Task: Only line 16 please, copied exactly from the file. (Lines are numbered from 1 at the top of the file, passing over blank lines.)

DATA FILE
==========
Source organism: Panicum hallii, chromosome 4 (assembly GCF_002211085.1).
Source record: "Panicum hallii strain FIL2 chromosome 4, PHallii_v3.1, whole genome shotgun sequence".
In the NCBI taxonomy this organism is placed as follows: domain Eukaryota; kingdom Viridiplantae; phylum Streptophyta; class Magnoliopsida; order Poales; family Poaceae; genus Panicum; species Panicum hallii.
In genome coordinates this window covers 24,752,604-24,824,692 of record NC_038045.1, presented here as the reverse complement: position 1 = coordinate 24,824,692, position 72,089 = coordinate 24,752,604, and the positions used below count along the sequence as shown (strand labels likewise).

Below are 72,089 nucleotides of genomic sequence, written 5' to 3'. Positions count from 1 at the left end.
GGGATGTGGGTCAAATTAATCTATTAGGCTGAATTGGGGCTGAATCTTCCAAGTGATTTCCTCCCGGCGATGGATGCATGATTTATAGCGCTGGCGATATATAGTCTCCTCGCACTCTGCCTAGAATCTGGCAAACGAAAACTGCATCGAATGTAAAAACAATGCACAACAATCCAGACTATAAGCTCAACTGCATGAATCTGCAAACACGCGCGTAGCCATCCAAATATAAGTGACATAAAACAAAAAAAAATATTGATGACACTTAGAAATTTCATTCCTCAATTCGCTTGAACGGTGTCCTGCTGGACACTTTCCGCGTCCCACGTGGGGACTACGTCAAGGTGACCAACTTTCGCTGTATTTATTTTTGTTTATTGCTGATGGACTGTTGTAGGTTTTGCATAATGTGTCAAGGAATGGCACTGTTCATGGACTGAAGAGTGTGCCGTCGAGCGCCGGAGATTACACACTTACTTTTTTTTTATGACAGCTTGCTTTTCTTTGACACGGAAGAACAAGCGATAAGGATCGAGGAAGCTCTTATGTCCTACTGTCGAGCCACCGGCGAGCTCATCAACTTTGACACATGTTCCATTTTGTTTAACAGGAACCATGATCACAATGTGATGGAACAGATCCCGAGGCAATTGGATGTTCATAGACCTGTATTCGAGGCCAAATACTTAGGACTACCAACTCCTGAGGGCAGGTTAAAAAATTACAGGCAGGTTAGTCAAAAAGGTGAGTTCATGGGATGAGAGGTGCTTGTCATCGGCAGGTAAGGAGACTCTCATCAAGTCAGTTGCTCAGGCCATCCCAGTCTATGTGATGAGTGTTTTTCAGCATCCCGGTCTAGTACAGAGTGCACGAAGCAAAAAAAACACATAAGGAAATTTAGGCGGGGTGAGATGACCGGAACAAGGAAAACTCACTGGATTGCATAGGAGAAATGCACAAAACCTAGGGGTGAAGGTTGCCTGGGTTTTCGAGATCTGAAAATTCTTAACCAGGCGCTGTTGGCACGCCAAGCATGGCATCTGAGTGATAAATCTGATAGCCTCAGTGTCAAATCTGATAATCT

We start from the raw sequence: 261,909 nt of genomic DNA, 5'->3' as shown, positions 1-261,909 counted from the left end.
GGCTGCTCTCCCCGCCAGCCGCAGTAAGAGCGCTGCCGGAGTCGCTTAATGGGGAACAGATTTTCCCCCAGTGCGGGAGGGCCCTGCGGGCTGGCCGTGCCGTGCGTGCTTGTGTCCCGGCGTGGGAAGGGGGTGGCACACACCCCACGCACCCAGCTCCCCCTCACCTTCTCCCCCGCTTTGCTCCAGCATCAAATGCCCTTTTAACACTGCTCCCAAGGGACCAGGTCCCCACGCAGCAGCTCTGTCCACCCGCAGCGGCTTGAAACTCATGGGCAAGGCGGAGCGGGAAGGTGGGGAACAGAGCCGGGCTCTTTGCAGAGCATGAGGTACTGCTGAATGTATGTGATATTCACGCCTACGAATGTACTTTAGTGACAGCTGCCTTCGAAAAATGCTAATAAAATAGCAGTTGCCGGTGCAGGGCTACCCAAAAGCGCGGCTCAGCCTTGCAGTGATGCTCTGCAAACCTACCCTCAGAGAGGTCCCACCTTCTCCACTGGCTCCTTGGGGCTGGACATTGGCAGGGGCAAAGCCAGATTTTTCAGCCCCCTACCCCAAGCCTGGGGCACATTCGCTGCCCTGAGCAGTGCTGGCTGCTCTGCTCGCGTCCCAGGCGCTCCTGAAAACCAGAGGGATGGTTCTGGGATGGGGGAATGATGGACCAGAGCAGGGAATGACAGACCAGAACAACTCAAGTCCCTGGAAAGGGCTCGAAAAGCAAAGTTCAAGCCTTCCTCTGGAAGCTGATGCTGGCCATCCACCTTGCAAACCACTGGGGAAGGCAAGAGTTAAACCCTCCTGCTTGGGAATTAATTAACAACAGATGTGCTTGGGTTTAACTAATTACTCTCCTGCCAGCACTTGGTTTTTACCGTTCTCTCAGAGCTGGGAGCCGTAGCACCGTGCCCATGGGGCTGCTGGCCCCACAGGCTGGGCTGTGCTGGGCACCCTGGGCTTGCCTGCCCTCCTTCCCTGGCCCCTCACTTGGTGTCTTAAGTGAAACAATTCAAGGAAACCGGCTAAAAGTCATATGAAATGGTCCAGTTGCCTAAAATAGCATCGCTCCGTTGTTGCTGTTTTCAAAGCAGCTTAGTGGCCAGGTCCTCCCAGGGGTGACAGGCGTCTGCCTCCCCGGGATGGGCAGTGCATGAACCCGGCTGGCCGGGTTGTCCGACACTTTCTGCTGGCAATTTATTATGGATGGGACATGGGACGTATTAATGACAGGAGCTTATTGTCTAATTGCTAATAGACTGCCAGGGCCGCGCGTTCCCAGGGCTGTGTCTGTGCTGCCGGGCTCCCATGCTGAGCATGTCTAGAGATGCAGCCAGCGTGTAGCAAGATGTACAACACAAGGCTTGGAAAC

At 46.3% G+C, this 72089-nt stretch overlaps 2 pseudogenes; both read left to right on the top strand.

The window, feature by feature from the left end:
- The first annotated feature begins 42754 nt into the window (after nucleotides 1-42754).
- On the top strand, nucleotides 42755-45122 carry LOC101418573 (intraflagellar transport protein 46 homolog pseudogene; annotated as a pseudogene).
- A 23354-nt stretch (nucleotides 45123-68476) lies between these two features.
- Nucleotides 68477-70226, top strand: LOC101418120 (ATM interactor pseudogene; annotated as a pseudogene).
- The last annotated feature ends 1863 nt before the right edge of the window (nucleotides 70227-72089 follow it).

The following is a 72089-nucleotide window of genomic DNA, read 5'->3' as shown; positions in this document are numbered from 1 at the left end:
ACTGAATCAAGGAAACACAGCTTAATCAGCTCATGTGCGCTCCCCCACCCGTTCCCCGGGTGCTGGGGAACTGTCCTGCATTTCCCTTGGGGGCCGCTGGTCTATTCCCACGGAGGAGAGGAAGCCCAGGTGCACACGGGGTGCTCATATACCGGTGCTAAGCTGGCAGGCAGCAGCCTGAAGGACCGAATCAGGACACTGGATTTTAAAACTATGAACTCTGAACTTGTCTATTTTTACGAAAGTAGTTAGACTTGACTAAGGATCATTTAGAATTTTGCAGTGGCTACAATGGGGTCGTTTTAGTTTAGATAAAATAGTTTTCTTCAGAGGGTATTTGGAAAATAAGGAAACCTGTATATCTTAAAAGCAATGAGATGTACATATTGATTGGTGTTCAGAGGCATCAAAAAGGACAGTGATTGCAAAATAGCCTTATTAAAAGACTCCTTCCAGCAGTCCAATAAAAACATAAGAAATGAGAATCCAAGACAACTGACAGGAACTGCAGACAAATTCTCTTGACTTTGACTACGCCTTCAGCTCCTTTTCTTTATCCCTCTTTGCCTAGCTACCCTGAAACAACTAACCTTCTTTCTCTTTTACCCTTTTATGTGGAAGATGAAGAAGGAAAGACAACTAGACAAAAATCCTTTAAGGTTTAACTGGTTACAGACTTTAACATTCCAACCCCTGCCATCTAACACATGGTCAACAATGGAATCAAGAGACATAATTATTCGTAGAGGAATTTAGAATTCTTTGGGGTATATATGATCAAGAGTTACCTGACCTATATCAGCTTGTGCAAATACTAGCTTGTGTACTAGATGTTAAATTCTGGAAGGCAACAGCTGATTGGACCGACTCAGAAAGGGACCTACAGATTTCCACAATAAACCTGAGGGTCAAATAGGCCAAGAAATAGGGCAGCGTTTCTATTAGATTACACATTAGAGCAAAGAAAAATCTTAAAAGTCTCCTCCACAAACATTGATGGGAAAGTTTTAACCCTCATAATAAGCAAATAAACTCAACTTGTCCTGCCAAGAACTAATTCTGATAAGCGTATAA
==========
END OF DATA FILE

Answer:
The following is a 72089-nucleotide window of genomic DNA, read 5'->3' as shown; positions in this document are numbered from 1 at the left end: